Maybe you woke up this morning and your dryer decided to be stupid. Perhaps you usually hang your clothes outside to dry, but it’s raining cats and dogs. Whatever the reason, sometimes you just have to line dry clothes indoors. Line drying clothes in winter isn’t so bad if you live in a fairly dry area. They may freeze, but they still get dry. It’s a totally different story for those of us in a rainy area like Oregon. I admit, I’m guilty of using my dryer way too much, ESPECIALLY when it’s cold and rainy. But there have been times when the dryer broke and we line dried our clothes until it was in the budget to replace. (And if you ever have to pick between a washer and a dryer, fix the washer first because handwashing clothes is a bit of a workout).
How to line dry clothes indoors
There are a few essential factors to consider when you line dry clothes indoors such as lack of humidity, air flow, and keeping your clean stuff clean. Watch out for dog hair and kid goop! Also, if you don’t have some kind of heat source or dehumidifer then not only do your clothes NOT get dry, they start to smell funky, and you can end up with mold in really weird places in your house (don’t ask me how I know this). I also don’t recommend hanging your underwear on the lampshade to dry before guests come over…
Hopefully I haven’t scared you totally off of line drying your clothes indoors because it actually does work if you do it right.
Keep Your House Warm
First, I highly recommend heating your house or at least the area where you will be drying laundry. That will dry the air enough that the moisture can be pulled out of your wet clothes. Well actually I recommend heating your house for a few other reasons but that’s sort of off topic. We really love our wood stove, which works superbly as long as you have wood to burn in it. It produces a dry heat so the added humidity from the laundry actually keeps the house very comfortable.
If your home is very humid even if it is warm it will take a long time for things to dry. This means that line drying indoors may need a little attention such as turning items on the rack or putting a fan on them to increase airflow.
Give Everything Enough Space
A little folding drying rack (like this kind) works really well for little things like socks and underwear and baby pants, but it really doesn’t cut it for bigger things like jeans, dresses, sheets or towels. I have a few other tricks I use for those things.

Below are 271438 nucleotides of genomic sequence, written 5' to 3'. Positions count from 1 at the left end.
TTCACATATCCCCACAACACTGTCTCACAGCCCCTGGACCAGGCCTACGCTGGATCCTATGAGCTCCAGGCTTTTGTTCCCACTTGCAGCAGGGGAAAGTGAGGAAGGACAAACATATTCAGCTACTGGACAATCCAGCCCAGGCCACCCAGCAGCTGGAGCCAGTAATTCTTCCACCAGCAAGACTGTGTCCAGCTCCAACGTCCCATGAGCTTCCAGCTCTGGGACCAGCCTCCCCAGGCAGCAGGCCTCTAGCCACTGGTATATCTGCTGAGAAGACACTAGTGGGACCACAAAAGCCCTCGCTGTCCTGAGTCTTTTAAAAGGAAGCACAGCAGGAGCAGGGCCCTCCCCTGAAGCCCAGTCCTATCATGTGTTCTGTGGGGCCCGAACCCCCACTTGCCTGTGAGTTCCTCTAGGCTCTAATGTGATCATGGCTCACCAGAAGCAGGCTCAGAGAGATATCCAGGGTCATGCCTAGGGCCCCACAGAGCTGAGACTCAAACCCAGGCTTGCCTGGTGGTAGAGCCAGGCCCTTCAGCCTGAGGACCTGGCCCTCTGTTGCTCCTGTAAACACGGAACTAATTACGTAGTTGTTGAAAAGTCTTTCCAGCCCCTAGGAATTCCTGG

Drape large items of the tops of doors and they will dry quickly because heat rises. If they are very thick, maybe turn once or twice during drying time. You could also drape the large items over a couple of chairs in a back room. But be warned, that only works if you don’t have conniving cats and opportunistic dogs who work in tandem to cover everything in as much fuzz as possible.
Use Your Shower Rod
My all-time favorite way to dry most things is to hang them on clothes hangers from the shower rod.
This is perfect because the clothes have lots of space, they’re out of the way and mostly out of sight. The kids, dogs, cats, and mysterious sticky monsters can’t reach that high, so everything stays clean. It’s easy to brush the wrinkles out of things as you hang them up (if you have time for details like that), and it takes about two minutes to pop the dry clothes into the closet before hopping in the shower in the morning.
So there you have it, that’s how to air dry your clothes indoors even when the weather is yucky. I’ll just recap the tips and tricks in a handy little bullet list because I like those and probably use them way too much.
- Give each item enough room for airflow
- Put wet items near a heat source or a dehumidifier
- Turn items periodically to make sure they dry evenly
- Keep clean items out of reach of cat, dogs, kids, or anything else sticky, goopy, dirty, or furry
- Hang clothes from hangers to minimize lines and wrinkles
- Give yourself a pat on the back for saving money and electricity